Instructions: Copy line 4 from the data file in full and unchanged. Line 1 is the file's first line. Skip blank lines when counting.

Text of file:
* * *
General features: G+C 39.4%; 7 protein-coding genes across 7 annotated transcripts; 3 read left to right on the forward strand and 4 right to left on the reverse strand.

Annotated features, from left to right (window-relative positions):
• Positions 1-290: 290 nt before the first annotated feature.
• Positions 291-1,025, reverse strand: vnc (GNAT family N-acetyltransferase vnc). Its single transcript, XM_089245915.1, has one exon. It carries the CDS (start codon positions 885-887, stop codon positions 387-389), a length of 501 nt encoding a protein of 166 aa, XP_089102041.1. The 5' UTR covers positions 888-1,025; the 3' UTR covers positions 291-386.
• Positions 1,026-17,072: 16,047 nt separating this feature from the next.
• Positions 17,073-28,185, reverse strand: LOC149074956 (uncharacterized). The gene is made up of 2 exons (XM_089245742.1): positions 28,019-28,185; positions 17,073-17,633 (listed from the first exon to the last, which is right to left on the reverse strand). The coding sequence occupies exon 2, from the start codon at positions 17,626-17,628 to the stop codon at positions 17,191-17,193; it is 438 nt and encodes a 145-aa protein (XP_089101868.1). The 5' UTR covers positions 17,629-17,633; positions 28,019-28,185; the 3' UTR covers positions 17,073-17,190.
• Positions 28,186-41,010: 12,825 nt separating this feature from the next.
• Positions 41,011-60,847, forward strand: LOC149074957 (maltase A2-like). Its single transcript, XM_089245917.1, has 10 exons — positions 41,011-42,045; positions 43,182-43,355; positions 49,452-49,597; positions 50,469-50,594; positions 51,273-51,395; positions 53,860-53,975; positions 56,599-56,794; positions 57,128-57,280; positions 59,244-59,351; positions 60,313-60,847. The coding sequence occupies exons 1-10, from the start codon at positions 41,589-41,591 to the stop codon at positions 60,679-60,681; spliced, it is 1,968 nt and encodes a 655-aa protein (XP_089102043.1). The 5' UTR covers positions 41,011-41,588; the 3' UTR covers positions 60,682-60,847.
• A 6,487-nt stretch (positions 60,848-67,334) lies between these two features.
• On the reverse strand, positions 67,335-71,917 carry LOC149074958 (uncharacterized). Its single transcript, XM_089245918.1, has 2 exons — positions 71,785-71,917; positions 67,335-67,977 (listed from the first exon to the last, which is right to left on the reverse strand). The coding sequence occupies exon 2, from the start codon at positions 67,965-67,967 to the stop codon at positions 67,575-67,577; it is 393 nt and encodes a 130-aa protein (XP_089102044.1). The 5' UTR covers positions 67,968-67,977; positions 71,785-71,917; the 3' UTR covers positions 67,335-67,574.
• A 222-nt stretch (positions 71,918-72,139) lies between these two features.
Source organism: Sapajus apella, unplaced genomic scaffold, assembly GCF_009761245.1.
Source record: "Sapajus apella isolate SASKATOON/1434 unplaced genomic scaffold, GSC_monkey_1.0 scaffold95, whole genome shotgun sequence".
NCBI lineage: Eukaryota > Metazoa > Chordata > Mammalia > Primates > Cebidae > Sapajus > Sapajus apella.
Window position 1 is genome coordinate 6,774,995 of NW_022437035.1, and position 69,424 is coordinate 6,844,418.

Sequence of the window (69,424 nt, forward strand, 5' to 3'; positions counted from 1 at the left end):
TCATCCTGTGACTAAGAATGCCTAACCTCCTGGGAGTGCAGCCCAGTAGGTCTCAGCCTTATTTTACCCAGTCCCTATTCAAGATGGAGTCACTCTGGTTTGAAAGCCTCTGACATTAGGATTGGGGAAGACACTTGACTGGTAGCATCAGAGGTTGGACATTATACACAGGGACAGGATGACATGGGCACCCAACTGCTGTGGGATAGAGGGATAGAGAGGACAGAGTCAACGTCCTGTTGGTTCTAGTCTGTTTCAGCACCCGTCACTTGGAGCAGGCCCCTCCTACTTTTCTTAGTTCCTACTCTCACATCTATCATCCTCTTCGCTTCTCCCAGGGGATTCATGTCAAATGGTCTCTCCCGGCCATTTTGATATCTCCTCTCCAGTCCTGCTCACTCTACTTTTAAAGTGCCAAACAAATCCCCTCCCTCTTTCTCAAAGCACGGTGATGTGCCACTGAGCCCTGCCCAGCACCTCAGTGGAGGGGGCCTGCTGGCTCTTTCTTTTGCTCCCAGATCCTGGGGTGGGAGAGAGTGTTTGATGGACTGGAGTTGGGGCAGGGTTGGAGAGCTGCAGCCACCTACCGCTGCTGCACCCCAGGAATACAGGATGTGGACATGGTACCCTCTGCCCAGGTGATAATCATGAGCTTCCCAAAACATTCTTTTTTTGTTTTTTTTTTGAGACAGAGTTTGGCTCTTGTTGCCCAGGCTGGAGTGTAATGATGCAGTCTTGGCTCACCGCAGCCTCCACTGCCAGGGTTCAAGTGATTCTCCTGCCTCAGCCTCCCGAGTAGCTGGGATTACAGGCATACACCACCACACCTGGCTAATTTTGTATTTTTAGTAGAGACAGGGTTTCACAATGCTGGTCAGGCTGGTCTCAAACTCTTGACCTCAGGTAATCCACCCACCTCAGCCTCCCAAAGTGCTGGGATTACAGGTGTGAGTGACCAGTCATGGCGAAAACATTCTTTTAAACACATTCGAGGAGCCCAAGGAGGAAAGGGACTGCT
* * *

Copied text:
• Positions 291-1,025, reverse strand: vnc (GNAT family N-acetyltransferase vnc). Its single transcript, XM_089245915.1, has one exon. It carries the CDS (start codon positions 885-887, stop codon positions 387-389), a length of 501 nt encoding a protein of 166 aa, XP_089102041.1. The 5' UTR covers positions 888-1,025; the 3' UTR covers positions 291-386.